Research finds positive lifestyle changes often work better than medication to prevent or reverse chronic health issues, such as heart disease, stroke, cancer, diabetes, obesity and arthritis and it is less costly.

Making positive lifestyle changes can prevent and in some cases reverse chronic medical conditions – such as heart disease, stroke, cancer, diabetes, obesity and arthritis – which affect half of the United States population and gobble up as much as 84 percent of all health care spending. Unfortunately, few Americans are taking this message to heart – but hope springs eternal with a new year. Four unhealthy behaviors – lack of physical activity, poor nutrition, tobacco use, and drinking too much alcohol – cause much of the illness, and costs according to the Centers for Disease Control.

Research finds positive lifestyle changes often work better than medication to prevent or reverse these conditions and it is less costly – so why aren’t people taking action? Behavior change is complicated because it affects all facets of life – living and work situations, social and family relationships, knowledge base, psychological status and so on. For many, it is overwhelming to change without in-depth guidance.

Doctors can provide medical knowledge but have little time to teach behavior change, like improving eating habits or developing a physical activity routine. Patients need a trained medical professional who understands their health profile, can spend time to listen and appreciate their life situation, and to develop a realistic road map of changes. Consistent follow-up to monitor outcomes, tweak the plan and insure habits are ingrained is essential.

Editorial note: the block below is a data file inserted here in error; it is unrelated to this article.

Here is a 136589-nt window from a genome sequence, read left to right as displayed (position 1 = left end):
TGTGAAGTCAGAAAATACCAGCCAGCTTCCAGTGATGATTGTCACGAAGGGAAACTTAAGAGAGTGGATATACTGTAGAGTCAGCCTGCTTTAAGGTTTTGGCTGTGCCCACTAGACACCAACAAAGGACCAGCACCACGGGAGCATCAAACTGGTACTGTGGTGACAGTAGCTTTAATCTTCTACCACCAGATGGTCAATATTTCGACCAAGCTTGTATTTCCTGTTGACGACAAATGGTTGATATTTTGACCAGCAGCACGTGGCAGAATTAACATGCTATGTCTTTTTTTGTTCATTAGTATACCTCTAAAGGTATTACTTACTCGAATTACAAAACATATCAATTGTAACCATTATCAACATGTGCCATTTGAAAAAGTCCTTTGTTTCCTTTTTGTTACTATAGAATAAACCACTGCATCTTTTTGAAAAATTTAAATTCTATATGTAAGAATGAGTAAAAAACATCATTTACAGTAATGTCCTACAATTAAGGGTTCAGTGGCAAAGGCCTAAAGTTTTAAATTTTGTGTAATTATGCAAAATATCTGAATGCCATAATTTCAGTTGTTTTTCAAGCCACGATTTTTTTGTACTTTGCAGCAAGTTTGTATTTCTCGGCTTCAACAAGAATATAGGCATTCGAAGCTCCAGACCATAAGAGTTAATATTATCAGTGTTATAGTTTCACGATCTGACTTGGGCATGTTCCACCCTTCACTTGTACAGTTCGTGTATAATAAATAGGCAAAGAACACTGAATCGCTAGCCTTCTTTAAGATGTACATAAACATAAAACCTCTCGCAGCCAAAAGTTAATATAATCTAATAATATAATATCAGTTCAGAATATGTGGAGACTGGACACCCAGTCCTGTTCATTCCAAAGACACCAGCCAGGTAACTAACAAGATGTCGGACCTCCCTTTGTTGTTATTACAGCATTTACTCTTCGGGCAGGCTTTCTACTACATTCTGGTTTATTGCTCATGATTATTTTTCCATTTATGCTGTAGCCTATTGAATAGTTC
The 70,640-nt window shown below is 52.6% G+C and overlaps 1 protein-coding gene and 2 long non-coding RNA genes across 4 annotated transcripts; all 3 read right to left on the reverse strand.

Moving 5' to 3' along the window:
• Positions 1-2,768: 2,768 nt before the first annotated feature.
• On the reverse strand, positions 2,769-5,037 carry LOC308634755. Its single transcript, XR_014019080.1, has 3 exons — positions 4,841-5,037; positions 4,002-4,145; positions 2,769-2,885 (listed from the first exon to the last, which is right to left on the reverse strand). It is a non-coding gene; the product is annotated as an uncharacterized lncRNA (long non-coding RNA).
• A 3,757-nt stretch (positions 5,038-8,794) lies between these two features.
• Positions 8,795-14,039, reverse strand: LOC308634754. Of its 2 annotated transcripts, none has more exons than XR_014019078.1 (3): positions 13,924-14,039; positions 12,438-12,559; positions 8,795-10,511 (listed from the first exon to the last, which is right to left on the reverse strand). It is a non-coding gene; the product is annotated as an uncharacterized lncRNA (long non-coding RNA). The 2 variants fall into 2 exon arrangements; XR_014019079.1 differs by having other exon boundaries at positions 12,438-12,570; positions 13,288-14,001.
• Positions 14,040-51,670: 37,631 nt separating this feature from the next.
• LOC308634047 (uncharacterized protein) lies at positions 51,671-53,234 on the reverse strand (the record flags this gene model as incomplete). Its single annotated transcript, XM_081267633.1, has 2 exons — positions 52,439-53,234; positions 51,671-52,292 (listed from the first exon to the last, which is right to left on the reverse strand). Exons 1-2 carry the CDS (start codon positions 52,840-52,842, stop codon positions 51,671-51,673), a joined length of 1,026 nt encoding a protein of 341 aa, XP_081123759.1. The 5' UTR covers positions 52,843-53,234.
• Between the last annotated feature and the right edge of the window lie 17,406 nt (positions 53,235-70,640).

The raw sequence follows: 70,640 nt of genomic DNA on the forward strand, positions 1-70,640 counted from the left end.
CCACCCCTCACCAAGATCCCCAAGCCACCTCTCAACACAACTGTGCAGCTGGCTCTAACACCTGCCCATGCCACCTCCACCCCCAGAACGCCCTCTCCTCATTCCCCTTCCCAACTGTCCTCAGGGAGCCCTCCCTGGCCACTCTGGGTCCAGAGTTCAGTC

Too few people are aware these professionals already exist and their services are covered by most health insurance plans. Registered dietitians have the expert knowledge, longer appointment times and typically more per year to coach patients to healthy outcomes.

A recent patient, Esther, provides an example. When her bad cholesterol increased she was reluctant to begin what could be decades of medication use, and instead sought the advice of a registered dietitian. She was highly motivated to make changes, which is a strong predictor of success.

Esther worked diligently to change her food routine, something she describes as easy once she understood the reasoning behind the suggestions. She reduced saturated fat to a specific amount and changed her overall food routine to a more health-promoting Mediterranean-style of eating. She improved her exercise routine and stayed aware of calorie aims in order to gradually lose weight. In addition to dietary changes, she also took a dietary plant supplement, which is recommended by the National Heart Lung and Blood Institute as a first step before medication when bad cholesterol is significantly elevated.

In just three months her bad cholesterol dropped 64 points but her triglycerides increased. Luckily her progress was being followed. Dietitians understand this can happen when patients are overzealous and restrict fats too much which prompted additional guidance in boosting up good fats and reducing simple carbohydrates. Not a hardy fish eater, she also chose to take fish oil, scientifically shown to lower triglycerides when given in the right concentration.

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